Egypt’s Government Bans Public Protests

A new law bans gatherings of more than 10 people

Protesters really in Tahrir Square in 2011
Protesters really in Tahrir Square in 2011 Joseph Hill

In 2011, mass protests in Egypt pushed out long-time leader Hosni Mubarak. After Mubarak’s fall, protestors again took to the streets to demonstrate against the military leaders who had stepped into the power vacuum. After Mohamed Morsi, the head of the Muslim Brotherhood, was elected president, he, too, was forced out amid violent protests in July of this year. And there were protests that followed, objecting to Morsi’s ousting.

Now, the current government is banning protests, says the Associated Press.

Since Morsi left power, a violent conflict has pitted the interim government, propped up by the military, against the supporters of the Muslim Brotherhood. The ban covers any gathering of more than ten people that wasn’t previously approved by the government.

Egypt’s military originally wanted to make “insulting the state” similarly illegal, says the AP, but that provision was removed from the bill.

The new law is more restrictive than regulations used under the rule of autocrat Hosni Mubarak, overthrown in Egypt’s 2011 uprising that marked the start of unrest in the country. Rights groups and activists immediately denounced it, saying it aims to stifle opposition, allow repressive police practices and keep security officials largely unaccountable for possible abuses.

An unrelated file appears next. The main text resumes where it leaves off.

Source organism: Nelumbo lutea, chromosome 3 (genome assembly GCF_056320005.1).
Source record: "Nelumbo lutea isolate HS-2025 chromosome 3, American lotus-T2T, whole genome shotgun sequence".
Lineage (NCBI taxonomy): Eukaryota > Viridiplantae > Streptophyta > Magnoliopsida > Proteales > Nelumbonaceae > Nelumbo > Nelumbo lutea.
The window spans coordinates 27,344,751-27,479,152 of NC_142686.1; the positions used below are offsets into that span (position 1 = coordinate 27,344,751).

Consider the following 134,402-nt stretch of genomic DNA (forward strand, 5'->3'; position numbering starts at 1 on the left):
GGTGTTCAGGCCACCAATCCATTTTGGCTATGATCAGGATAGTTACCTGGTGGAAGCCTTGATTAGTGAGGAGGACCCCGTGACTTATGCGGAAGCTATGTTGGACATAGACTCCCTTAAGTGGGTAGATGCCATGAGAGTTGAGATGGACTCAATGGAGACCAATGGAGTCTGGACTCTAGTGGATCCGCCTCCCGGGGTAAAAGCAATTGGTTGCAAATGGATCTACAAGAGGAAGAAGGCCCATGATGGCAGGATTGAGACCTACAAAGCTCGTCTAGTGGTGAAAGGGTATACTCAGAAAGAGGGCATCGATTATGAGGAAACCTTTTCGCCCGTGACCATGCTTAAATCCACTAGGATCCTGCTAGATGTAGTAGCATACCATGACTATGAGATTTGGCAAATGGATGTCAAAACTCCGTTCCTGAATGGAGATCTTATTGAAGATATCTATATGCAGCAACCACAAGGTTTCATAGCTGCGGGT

The restrictions are tight and widely focused:

The law… grants security agencies the right to bar any protests or public gatherings, including election-related meetings of political parties, if they deem it a threat to public safety or order… The new law also bars gatherings in places of worship, a regular meeting place for all protests in Egypt and one heavily used by Islamist groups. The law also says the police have the right — following warnings — to use force gradually, including the use of water cannons, tear gas and clubs.

It should not be surprising that, in a country whose recent political leadership has been defined by the protests, the new rules are not being universally praised. The AP quotes Shaima Awad, a Muslim brother member, saying that the law “unifies revolutionaries afresh. … We can now all agree that the military authorities are trying to strangle any voice that says no. We won’t accept and others won’t accept that either.”

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